• There needs to be a balance of participation. When calling on students, the teacher should alternate between students physically present and those learning from home. When tasks are assigned, the instructions need to be clear to both groups of students and the tasks should not favor those in physical school being able to complete it.  This requires careful consideration of the supplies that students have at home. The students at home cannot simply be spectators to what is happening in physical school. Therefore, materials need to be thought out in advance and distributed so that those working from home can fully participate.
  • If possible, have two adults in the physical classroom to manage the technology and interactions. The best examples we have seen involve partnerships. At the same time, we recognize that there is a cost to this and not all school systems can deliver instruction in this way.

Importantly, school cannot be filled with teacher talk. Students still need to collaborate and interact. In some cases, it’s easier to have the students learning at home grouped with others learning at home in breakout rooms. This is especially useful when the teacher needs to provide direct instruction to those in physical school while providing an opportunity for the others in class to work together.

In other cases, it’s wise to intentionally group a student or two in physical school with those at home. Given that physical distancing is still in place, students in physical school (using headphones) can collaborate with those at home about as easily as talking across a six-foot divide with plastic between them.

From the lessons we have observed, three general guidelines apply to the collaboration that students do in simultaneous learning:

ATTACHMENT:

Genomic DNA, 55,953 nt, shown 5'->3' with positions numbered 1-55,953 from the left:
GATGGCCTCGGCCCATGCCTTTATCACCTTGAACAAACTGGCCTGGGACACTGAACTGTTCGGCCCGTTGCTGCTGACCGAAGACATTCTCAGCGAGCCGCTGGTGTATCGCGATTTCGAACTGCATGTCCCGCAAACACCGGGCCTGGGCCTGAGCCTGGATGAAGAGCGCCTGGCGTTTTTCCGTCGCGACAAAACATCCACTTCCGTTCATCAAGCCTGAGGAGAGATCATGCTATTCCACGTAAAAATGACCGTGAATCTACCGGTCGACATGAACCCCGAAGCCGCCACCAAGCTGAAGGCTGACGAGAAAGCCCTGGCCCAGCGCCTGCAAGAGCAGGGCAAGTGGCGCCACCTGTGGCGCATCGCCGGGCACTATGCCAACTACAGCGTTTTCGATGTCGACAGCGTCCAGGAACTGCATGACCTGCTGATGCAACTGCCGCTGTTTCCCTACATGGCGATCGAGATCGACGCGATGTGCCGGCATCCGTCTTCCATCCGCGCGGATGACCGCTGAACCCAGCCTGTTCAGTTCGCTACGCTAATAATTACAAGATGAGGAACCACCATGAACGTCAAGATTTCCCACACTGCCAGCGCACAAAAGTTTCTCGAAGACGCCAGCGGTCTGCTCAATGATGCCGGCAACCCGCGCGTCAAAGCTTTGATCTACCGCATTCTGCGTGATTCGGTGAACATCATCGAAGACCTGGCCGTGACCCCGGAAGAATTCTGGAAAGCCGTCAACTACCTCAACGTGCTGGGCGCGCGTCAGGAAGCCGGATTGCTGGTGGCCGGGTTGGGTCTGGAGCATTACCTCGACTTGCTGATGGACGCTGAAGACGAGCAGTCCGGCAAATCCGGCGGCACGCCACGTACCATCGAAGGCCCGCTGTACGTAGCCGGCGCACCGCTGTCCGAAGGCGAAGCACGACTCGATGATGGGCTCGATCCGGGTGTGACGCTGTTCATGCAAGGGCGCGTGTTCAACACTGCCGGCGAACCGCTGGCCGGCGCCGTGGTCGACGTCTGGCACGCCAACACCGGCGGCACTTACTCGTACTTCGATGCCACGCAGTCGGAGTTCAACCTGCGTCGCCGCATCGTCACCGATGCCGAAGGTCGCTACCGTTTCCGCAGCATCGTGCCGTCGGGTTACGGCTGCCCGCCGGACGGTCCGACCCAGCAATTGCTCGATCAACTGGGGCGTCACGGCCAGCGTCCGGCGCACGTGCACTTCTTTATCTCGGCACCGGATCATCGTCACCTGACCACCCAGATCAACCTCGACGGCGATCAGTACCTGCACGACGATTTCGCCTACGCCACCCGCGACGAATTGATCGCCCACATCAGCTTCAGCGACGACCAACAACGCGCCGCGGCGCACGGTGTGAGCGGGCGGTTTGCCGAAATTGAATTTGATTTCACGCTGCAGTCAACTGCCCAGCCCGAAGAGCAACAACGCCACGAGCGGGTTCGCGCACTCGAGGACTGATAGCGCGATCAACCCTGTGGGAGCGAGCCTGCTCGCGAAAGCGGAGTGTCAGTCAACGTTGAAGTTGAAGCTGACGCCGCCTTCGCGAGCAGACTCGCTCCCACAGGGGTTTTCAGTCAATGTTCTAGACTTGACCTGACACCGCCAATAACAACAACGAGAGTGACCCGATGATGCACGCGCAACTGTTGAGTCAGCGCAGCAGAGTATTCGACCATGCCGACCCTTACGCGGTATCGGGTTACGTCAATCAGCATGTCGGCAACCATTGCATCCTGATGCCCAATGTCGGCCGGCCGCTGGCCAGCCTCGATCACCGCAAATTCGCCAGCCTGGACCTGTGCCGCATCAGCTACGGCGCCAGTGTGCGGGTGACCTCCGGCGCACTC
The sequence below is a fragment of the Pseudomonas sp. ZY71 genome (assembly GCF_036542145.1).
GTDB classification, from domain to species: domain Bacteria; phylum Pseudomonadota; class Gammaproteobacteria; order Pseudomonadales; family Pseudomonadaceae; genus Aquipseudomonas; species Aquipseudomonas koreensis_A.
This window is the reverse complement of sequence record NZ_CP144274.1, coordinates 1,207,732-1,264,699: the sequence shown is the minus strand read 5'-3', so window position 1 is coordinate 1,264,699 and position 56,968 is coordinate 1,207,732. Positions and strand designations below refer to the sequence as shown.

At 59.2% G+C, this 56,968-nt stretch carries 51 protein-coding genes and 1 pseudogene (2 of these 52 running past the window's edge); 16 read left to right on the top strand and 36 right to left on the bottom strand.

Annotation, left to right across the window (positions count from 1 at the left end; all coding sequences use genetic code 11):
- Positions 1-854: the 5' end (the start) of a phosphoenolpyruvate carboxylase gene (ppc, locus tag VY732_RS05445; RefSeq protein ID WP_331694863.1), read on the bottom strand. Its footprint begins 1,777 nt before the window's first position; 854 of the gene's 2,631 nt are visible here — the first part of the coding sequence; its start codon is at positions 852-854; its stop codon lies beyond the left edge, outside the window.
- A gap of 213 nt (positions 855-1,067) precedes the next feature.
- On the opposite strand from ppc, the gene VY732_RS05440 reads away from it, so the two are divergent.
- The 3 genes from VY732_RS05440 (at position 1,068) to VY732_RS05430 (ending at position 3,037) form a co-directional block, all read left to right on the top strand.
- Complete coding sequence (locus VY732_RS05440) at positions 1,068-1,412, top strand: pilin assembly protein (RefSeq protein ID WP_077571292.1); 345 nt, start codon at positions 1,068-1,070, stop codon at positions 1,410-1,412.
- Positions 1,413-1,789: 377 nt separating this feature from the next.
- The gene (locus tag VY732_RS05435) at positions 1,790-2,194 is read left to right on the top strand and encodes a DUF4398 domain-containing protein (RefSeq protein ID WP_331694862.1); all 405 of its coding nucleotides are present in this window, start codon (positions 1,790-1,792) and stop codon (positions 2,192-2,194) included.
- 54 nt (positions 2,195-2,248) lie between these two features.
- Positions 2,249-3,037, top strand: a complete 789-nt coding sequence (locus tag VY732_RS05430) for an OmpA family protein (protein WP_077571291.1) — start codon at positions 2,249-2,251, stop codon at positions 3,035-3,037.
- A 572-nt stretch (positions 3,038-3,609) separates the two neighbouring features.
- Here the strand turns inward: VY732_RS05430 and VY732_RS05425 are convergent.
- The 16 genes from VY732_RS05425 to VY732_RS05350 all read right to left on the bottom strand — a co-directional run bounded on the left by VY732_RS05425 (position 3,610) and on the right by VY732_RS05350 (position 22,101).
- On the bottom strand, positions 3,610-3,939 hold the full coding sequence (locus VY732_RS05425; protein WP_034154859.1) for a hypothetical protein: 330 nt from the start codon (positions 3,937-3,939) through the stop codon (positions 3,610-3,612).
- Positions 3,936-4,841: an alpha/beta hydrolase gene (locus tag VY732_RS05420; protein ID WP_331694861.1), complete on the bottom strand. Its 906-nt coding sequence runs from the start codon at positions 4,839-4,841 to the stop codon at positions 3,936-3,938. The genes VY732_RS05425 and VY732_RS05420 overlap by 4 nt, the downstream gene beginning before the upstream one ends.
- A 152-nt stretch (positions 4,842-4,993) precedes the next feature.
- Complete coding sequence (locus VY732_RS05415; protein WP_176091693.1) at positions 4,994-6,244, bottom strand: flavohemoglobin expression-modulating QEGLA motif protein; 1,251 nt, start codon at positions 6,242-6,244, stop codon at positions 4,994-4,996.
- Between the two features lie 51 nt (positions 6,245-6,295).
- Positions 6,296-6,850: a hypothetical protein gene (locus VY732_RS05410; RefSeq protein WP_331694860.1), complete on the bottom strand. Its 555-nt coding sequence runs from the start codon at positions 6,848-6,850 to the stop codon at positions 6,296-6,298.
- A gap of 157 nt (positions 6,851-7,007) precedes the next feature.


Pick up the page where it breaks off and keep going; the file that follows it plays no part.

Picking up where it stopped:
1. Limit the amount of time. Generally, we see these tasks lasting 10 minutes or less. If a task requires more time, return students to the “main” room often and provide additional instructions. If there are additional adults in the learning environment, they can spend time in the breakout rooms and perhaps extend the amount of time students are collaborating.
  2. Ensure that the task is specific and understood. When sending students to work collaboratively, they need to have clarity about they need to accomplish. The task needs to be specific and they should understand why they are doing it and how they will know if they are successful.
  3. Ensure accountability. When students return from their collaborative learning, they should have a product that allows the teacher to monitor their progress. There are any number of tools that allow for this, including paper and Google docs, but the key is that students are accountable for the task.

There are likely to be many more innovations in distance learning as we collectively learn more. We look forward to the day that all students are allowed to safely return to school full-time. Having said that, the lessons we are learning now should guide us as we think about the future of schooling and what works best to ensure that all students learn.


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Join Doug Fisher and Nancy Frey, co-authors of The Distance Learning Playbook, this fall at a series of webinars for both teachers and school leaders. You can save your virtual seat here!

Teacher Webinars

  • October 15th: Engagement in Any Setting
  • October 22nd: Planning Learning
  • October 29th: Assessing Learning and Providing Feedback

School Leaders Webinars

  • October 20th: Creating and Maintaining School Climate and Professional Learning for Adults
  • November 3rd: Instructional Supervision – A Framework for Distance Learning
  • November 10th: Mindframes for Leaders

Register Now


Find more articles from Doug Fisher and Nancy Frey on:

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Topics: Virtual Learning, Distance Learning, Remote Teaching

Douglas B. Fisher & Nancy Frey

Written by Douglas B. Fisher & Nancy Frey

Doug has served as a teacher, language development specialist, and administrator in public schools and non-profit organizations, including 8 years as the Director of Professional Development for the City Heights collaborative. Nancy has been a special education teacher, reading specialist, and administrator in public schools. She has engaged in Professional Learning Communities as a member and in designing schoolwide systems to improve teaching and learning for all students.